Honore Daumier

Honore Daumier
Third Class carriage

...and two pieces by Kollwitz showing the same difference in approach/intent:

Kathe Kollwitz

Kathe Kollwitz
Widows and Orphans

Do you see what I mean? How does one best get people to pay attention to social issues when using art as the medium? There are the direct, in your face, "fuck you"s found in political art, punk rock music, and poetry slam-ish writings, and there are the more underhanded routes that present information in a less raucous, savage manner. Both are equally powerful, necessary, and legitimate, but after Jess' show I started to think the latter tends to get people to pay attention in a more sincere way.

Jessica Benjamin working with local children at the McLean County Arts Center, 2008


Friday, January 18, 2008

upcoming works + sufjan & arcade fire videos

lots of studio work going on lately, which means i might have an update of a new painting soon. i'm really happy with the concept and i think it's one of those "one-out-of-ten" pieces that i'll actually think is strong many years from now.

also, St Ambrose's classes started this week, which means the relationship involving my time and classroom assistance being traded for personal facility use (press/ink/materials) has officially begun. the students all seem really cool and the gig should be mutually beneficial. so... you'll probably see new monotypes posted here in the next month or so. sweet.

for now, here's another video that's out of sorts with my normal punk rock postings.

after all his works, still my favorite Sufjan song:

and finally, arcade fire live in NYC:

...Children wake up,
hold your mistake up,
before they turn the summer into dust.

...With my lighnin’ bolts a glowin’
I can see where I am goin’ to be
when the reaper he reaches and touches my hand.

You better look out below.


Monday, January 14, 2008

teaching an op art class at the Figge Art Museum

Karin davie

back when i was finishing up my BFA, working at the university's art gallery, my boss / gallery director Barry Blinderman curated a show called "post-hypnotic." the works in the exhibition were culled from artists all over the world, and for a quick description, I'll quote Barry's words:

"post-hypnotic examines the resurgence of pronounced optical effects in the work of 28 painters living in the U.S., Switzerland, England, and Japan. The Op art movement—peaking in the wake of mid-sixties World’s Fair optimism—lost its critical appeal as it transmuted almost overnight from canvas into clothing design. Since the 1980s, however, numerous artists have revisited perceptual phenomena involving pulsating patterns, afterimages, vibrating illusionistic space, and other sensations often associated with altered states."

Little did any of us know, but this gem of a show - organized and installed by 5 people in Normal, IL - would go on to travel for several years, including such venues as The Atlanta College of Art Gallery, The Tweed Museum at the University of Minnesota-Duluth, The McKinney Ave Contemporary in Dallas, The Chicago Cultural Center, The Philharmonic Center for the Arts in Naples, FL, The Contemporary Arts Center of Cincinnati, and The Southeastern Center for Contemporary Art in Winston-Salem, NC.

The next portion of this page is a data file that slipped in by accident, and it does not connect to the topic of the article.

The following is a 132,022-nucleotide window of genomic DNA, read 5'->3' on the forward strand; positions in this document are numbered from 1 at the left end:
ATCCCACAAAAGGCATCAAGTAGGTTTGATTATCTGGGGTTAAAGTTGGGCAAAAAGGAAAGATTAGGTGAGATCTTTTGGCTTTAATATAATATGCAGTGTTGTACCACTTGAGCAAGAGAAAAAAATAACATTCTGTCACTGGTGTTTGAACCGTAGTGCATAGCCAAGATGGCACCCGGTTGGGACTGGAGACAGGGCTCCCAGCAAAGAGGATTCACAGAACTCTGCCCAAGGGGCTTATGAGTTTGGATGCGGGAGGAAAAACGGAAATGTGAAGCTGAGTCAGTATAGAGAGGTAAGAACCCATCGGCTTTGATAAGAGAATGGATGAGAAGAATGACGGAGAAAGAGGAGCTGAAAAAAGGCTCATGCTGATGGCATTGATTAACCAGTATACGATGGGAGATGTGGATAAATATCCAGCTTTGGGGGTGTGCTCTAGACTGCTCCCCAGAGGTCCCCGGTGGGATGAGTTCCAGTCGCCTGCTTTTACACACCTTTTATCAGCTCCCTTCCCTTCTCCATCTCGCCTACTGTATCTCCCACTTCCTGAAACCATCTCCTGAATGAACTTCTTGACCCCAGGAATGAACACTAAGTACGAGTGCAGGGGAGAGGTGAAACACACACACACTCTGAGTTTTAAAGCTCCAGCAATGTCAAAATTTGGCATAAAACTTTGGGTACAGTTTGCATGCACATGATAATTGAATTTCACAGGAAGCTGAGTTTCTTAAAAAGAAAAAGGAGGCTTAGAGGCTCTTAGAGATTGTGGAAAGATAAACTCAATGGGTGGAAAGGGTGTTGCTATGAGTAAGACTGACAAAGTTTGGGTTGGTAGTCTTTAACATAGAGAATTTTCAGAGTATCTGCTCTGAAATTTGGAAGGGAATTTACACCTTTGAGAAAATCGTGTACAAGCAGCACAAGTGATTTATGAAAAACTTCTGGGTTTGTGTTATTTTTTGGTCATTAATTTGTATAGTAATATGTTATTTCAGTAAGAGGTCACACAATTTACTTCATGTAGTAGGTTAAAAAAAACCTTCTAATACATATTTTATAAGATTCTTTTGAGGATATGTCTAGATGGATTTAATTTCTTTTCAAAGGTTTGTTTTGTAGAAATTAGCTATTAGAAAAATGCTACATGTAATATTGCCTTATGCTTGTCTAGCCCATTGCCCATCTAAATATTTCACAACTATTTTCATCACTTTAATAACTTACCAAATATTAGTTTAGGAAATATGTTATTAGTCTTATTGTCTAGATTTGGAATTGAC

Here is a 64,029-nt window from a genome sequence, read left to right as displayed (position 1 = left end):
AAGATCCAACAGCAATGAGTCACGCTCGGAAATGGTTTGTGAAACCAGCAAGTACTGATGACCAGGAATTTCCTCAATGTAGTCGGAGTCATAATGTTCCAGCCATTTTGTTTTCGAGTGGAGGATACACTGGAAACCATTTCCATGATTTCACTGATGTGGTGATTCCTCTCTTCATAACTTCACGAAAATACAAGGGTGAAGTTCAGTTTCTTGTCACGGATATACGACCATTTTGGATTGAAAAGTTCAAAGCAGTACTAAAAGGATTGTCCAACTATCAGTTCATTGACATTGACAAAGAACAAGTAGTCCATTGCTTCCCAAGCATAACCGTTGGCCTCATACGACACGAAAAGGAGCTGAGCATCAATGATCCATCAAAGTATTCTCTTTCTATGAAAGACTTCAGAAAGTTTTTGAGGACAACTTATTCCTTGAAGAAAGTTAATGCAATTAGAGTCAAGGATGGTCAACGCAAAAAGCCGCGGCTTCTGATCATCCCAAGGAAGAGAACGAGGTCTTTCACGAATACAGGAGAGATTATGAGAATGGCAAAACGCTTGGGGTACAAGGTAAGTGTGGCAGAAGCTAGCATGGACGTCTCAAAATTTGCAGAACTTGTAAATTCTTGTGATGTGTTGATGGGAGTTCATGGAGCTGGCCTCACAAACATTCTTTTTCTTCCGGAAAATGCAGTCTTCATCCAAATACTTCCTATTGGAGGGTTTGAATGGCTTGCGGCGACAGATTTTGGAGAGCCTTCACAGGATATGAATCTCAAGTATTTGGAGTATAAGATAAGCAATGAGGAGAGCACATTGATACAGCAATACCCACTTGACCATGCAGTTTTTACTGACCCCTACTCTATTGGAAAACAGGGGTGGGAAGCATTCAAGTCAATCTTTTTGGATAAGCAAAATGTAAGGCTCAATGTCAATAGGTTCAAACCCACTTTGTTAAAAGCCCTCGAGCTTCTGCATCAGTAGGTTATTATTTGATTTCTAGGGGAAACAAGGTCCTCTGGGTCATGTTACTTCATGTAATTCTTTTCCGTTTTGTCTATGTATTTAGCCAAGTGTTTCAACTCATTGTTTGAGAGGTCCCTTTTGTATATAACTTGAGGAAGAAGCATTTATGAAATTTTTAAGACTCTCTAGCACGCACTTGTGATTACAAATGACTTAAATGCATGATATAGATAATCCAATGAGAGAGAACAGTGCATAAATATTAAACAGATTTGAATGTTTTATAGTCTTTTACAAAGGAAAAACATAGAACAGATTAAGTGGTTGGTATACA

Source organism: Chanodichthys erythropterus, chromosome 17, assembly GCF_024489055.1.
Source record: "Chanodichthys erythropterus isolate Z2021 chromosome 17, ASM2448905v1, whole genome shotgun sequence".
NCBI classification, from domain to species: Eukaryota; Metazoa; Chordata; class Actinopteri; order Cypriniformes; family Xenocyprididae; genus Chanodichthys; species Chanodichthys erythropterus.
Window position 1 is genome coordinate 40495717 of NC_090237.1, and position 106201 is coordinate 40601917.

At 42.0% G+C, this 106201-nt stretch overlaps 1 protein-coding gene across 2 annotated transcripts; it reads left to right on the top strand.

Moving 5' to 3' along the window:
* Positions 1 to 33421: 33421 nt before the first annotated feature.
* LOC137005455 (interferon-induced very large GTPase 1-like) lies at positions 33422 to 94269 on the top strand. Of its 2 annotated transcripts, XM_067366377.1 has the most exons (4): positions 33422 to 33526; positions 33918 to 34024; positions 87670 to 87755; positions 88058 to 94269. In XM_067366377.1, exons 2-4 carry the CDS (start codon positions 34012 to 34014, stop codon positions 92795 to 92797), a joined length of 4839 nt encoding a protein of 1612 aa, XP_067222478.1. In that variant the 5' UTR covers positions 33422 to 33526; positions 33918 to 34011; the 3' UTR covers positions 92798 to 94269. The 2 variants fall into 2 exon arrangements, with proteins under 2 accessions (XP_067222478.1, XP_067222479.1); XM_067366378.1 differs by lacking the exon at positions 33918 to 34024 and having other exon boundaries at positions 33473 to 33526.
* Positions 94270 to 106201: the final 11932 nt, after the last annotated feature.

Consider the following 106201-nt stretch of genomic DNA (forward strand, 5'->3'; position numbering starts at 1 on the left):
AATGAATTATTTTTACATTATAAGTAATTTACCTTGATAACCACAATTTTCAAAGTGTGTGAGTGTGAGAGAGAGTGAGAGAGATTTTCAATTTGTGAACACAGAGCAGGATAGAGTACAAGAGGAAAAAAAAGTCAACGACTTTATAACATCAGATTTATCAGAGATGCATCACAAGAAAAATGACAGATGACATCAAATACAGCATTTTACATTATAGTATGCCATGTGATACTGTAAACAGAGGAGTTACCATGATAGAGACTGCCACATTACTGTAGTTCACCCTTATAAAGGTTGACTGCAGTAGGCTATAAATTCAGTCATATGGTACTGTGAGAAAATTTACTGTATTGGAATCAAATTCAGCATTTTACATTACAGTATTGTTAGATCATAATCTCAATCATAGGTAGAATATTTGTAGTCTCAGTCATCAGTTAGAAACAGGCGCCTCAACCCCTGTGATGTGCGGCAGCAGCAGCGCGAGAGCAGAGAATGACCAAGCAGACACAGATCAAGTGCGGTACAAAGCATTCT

Bridget Riley

The show left a lasting impression on me partly (a tad) in my own work, but moreso in terms of the "wow.... cool." factor. After the buzz was over and done with - several years later when I had moved on to chicago - I used the work as a point of departure for several art project ideas for a day camp I worked at. And it worked wonderfully. so... after moving back here and a couple years of going back and forth on the idea, i finally submitted a post-hyponitc-ish idea as a formal studio class proposal to the Figge Art Museum. a few months back they accepted it as an official class for this winter/spring season.

here's my description of the class:

In the 1990s, contemporary art saw a resurgence of visually stimulating “Op Art” that proved to be as exciting as the work made by the 1960s artists that pioneered the genre. Join us in this class as we talk about some famous Op Art works throughout the years, and then go on to create our own wild, eye-popping paintings and drawings.

we'll start of each session by looking at reproductions of some work throughout the ages, as well as the official exhibition catalogue we made back at ISU, talking about what makes the pieces powerfully "popping," and then get to work on individual acrylic paintings. a run of three classes will be for students within the 5th to 8th grade range. those classes meet from 1:00 to 2:15 on Saturdays April 12th, 19th, and 26th. A separate class for high school students will take place as one section of the "Teen Scene" class - my op art section takes place from 2:30 to 4:30 on Saturday, February 23rd. if you know anyone who may be interested, give the museum a call.

Phillip Taaffe
Adam, Eve

Mark Dagley
Primary Color Vortex

Saturday, January 12, 2008

Joanna Newsom Brave & Brilliant

my wife and i and some friends saw joanna newsom open up for will oldham several years back at an art gallery in chicago. being "blown away" would be the understatement of the century. after continuing to follow her since then, there has always been one song of hers that has never stopped hitting me in the gut. "Sadie." joanna has written a song about the death of her dog. it's beautiful; it's poetic; it evokes inward visuals. and most amazingly, being that it's a song about the love for a deceased pet... it's not cheesy/corny. imagine getting up in front of a crowd, all by yourself, with a harp, and singing your soul out about your dog. brave and brilliant.

...And all that I've got
And all that I need
I tie in a knot
And I lay at your feet
And I have not forgot
But a silence crept over me
So dig up your bone
Exhume your pinecone, Sadie.


Wednesday, January 9, 2008


I've been eager for new music lately, but moving away from a city like chicago leaves you a little out of the loop as to what's new and exciting. i was checking out Dischord's newer catalogue entries because i haven't bought anything from there in ages, and i came across Antelope. i don't think i like most of their stuff, but i do dig two songs that happen to be on a 7" together. the two songs sound different that the other albums' songs - more "angular," like Gang of Four meets... Faraquet... or something.